1. SpaceX is in the process of putting up almost 42,000 satellites in low Earth orbit (already have authorizations for almost 12,000 and have already done a preliminary filing for 30,000 more). Samsung is working toward about 4,600 satellites of its own. Amazon claims they’ll put up about 4,000 of their own. Then there’s OneWeb which has already started operations. O3b is already operational with a second generation of satellites coming on board in the next year or two. Then there are others like Telesat that are just starting to fulfill their authorizations.

      With so many players in the field, most of which already have country and ITU authorizations, Apple is not only very late to the playing field, they are way, way behind the power curve.

      Just for a point of clarity, the lowest altitude of any of the authorizaitons is 354 km (some of them extend to medium Earth orbit, not just low Earth orbit), and the highest throughput of any of them, per user channel, is over 1.2 Gbps.

  2. Now that’s what I’m talking about. C’mon, Apple, take a huge risk and get those big investors excited. Apple definitely has the money to do whatever needs to be done. It may be costly but it’s better than using balloons. I honestly don’t know what Apple actually has in store but it sounds rather futuristic. Imagine if Apple could bypass the traditional phone carriers. It’s a farfetched dream but it is exciting to think about.

    Iridium low-orbit satellites have been around for years, but I never heard of it being anything special or becoming a huge money-making operation. At one time, I thought that would be some game-changer but I was wrong. Although it’s useful, it’s costly to make those phone calls and a special phone is needed.

  3. Answer = Self Driving Cars . . . the futuristic videos you see of cars crossing intersections without traffic lights is possible through “networked cars”. The cars are moved and coordinated in a process that is analogous to packet switching in computers. In order for this to work, you need a solid network . . . a first iteration might be possible through the 5G Network. But if you are driving in the desert or the mountains, and you lose the network connection, that would be a problem . . . thus, space based networks are being developed. It is not a coincidence that Elon Musk is developing the Starlink network . . . When Tim Cook said, “We see self driving cars as the mother of all AI Projects”–one of the most difficult to work on — he wasn’t referring to individual cars that can drive themselves (we’ve already seen that), he was alluding to the network that controls all of them.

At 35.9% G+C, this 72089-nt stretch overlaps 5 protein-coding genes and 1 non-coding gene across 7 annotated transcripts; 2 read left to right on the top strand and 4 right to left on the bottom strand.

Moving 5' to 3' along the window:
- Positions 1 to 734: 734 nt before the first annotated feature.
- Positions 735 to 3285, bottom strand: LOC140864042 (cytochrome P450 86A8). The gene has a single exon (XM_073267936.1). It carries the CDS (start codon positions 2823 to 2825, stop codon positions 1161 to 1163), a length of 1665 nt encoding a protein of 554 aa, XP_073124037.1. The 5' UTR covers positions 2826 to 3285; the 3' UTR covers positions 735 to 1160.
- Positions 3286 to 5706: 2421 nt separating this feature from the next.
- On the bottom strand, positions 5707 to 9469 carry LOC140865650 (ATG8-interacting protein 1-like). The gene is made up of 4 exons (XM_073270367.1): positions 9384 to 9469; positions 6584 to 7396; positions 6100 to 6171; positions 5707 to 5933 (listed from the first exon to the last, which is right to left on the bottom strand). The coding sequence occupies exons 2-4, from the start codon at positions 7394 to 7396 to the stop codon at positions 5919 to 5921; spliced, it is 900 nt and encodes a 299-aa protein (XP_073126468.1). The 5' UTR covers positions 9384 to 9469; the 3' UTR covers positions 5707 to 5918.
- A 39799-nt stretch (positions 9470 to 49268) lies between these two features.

1. “We see self driving cars as the mother of all AI Projects”

      That’s not what he said. He said “we see autonomous systems as the mother of all AI Projects”. When he was asked about Project Titan he never called it a car project. He called it an autonomous systems project.

    2. Sounds great! Until the network goes down, a cloud floats overhead, or you drive under an overpass. if all cars are networked together, then no one can actually self drive a car without creating a mess. All I want is to be in a car that I cannot take over the driving of when hurling down the highway at 75MPH and the network goes down to all the cars around me. Instant destruction derby.

  4. Human exposure to artificial signals is cumulative, and excites and inflames the atmosphere. The multitude of satellites is encrusting the atmosphere just as asphalt is encrusting the soil.